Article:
There was a time, not that long ago, when self-service didn’t exist. Sure, you could usually pump your own gas, but self check-out? Nope. Email or FAQs available online to answer questions? They didn’t exist. We’ve come a long way in a short amount of time, in part due to customer demand for on-demand service. Now customers can do a lot of things themselves, when it is convenient for them.
All sorts of self-service customer service methods are available now: website FAQs, social sites, blogs, online customer forums, knowledge bases and the ubiquitous IVR. Love it or hate it, interactive voice response was one of the pioneering self-service functions available to customers. Talk about coming a long way!
Self-service offers some great benefits for customers—being able to find what they need, when they need it, regardless of “normal” business hours. There are benefits for brands to offer self-service as well, including cost reductions and improved customer satisfaction. But there are some questions or issues that self-service just can’t answer. And I wonder: Do self-service options have the potential damage customer-brand relationships?
I say “I wonder,” but I think it’s possible. For instance, some brands rely solely on self-service and offer no options for contacting a real, live person. It’s not good customer service to assume that your brand can answer all questions or issues through a website FAQ, knowledge base or social channel. Customers may get frustrated and never return to your brand.
Sometimes you really need to talk to a person to get the help you need.
If your customers have exhausted all of the self-help facilities that you have provided before they contact an agent you can bet they have a very specific or complex request. That means contact centers are handling more complicated or challenging issues. And that means contact centers need Super Agents. The skills of the Super Agent need to be greater and more diverse than they ever were with “scripted agents.” Super Agents need to be able to:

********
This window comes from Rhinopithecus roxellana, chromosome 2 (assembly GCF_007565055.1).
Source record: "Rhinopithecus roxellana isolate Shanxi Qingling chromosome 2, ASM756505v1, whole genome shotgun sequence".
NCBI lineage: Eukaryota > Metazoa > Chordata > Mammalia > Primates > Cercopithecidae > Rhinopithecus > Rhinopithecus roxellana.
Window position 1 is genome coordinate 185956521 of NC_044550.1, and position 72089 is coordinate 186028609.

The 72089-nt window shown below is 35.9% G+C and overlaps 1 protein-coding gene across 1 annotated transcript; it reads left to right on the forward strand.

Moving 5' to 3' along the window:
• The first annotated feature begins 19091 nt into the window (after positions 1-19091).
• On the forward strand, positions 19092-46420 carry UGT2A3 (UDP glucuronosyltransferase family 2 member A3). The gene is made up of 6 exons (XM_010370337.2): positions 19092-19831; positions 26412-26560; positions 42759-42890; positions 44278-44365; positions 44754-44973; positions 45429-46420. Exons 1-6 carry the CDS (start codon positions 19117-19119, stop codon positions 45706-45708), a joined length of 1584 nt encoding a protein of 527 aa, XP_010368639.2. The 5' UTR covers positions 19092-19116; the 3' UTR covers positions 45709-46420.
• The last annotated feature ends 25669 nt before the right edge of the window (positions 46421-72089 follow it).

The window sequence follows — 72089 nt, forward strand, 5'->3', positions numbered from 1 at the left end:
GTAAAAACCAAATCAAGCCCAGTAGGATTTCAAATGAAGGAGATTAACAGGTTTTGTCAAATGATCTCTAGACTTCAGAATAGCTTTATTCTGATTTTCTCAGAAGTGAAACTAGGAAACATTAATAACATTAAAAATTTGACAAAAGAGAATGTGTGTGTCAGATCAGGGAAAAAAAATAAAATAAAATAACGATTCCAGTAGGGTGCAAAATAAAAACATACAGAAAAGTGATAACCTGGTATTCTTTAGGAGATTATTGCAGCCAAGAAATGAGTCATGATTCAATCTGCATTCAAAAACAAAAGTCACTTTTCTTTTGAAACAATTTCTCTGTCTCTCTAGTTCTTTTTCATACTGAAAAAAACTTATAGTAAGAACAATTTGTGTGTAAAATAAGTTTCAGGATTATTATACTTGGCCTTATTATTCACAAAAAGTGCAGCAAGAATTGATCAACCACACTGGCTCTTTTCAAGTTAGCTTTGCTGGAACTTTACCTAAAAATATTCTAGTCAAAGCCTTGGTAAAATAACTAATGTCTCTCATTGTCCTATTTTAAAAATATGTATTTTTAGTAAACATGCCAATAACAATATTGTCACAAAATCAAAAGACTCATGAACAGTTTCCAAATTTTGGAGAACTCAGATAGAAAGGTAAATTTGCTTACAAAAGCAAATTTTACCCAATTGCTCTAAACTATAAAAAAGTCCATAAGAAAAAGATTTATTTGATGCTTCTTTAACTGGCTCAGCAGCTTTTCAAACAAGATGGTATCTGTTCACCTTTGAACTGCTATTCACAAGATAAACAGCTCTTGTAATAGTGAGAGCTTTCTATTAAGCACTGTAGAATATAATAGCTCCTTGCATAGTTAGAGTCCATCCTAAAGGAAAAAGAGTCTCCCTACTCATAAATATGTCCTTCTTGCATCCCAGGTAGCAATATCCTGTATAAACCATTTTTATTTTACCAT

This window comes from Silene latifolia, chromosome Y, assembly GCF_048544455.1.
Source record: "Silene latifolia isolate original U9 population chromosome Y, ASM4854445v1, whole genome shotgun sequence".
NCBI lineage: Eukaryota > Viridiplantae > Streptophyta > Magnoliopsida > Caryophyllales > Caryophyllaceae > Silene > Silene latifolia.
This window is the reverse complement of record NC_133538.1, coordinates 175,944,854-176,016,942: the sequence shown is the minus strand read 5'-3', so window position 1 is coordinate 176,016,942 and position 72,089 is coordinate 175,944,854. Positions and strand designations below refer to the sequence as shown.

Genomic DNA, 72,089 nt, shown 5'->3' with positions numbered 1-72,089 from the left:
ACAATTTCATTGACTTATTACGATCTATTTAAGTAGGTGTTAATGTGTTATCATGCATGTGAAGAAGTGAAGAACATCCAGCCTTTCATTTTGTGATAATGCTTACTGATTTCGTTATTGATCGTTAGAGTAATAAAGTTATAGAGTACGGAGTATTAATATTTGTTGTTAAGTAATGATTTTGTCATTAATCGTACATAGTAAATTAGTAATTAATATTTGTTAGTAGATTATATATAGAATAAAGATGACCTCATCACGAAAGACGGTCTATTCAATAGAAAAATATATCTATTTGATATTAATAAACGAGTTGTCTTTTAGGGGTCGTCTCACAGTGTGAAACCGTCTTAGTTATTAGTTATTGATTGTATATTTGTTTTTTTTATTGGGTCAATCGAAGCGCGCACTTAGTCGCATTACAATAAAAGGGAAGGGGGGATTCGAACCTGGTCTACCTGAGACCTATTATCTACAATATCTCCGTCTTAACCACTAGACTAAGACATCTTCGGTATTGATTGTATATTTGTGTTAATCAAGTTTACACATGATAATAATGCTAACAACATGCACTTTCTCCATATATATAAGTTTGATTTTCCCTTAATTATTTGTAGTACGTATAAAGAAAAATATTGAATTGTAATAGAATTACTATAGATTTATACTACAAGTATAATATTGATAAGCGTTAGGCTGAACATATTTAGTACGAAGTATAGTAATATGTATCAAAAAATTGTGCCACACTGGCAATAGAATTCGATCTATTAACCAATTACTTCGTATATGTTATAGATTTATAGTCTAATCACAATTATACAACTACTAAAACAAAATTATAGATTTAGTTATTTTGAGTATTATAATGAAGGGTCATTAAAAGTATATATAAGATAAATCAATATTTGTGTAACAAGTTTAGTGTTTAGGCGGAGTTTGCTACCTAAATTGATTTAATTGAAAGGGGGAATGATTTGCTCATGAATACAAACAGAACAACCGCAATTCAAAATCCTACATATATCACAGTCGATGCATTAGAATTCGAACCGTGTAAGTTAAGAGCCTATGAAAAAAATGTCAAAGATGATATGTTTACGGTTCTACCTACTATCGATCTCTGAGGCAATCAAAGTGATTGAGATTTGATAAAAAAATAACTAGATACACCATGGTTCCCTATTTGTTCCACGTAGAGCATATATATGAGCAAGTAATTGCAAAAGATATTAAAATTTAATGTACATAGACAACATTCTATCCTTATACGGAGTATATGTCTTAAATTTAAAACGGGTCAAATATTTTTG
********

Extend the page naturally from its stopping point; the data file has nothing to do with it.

– Quickly access information about customer history, orders, preferences and past contacts.
– Engage with customers across any number of channels, from phone to live chat to social and more.
– Instill confidence that they can resolve the issue—and follow through to ensure customer satisfaction.
– Be empowered to make decisions and do what is needed to keep customers happy.
– Have immediate access to supervisors, perhaps via a chat function in their contact center platform, to secure support and approvals as needed.
– Display a higher level of “EQ,” or emotional intelligence, to handle complex situations with possibly emotional customers. Empathy, remaining calm under pressure and constant communication are key.
– Keep a positive attitude, regardless of the situation—people really can tell when someone is positive and smiling, even when not face-to-face.
Those Super Agents help transform the contact center into a sophisticated “customer hub.” They won’t be called in for every issue, of course. Self-service, when handled well and backed up by a contact center ready to step in for complex issues, can definitely save both brands and customers time and money. The trick is to make it as useful as possible, and as simple to use as possible, to keep customers happy and helping themselves (and save your brand money).
Check out my article for ICMI for tips on how to get started with contact center Super Agents, if you don’t already have some on your team. And remember the key tenets of customer service: know your customers, serve your customers and don’t waste their time.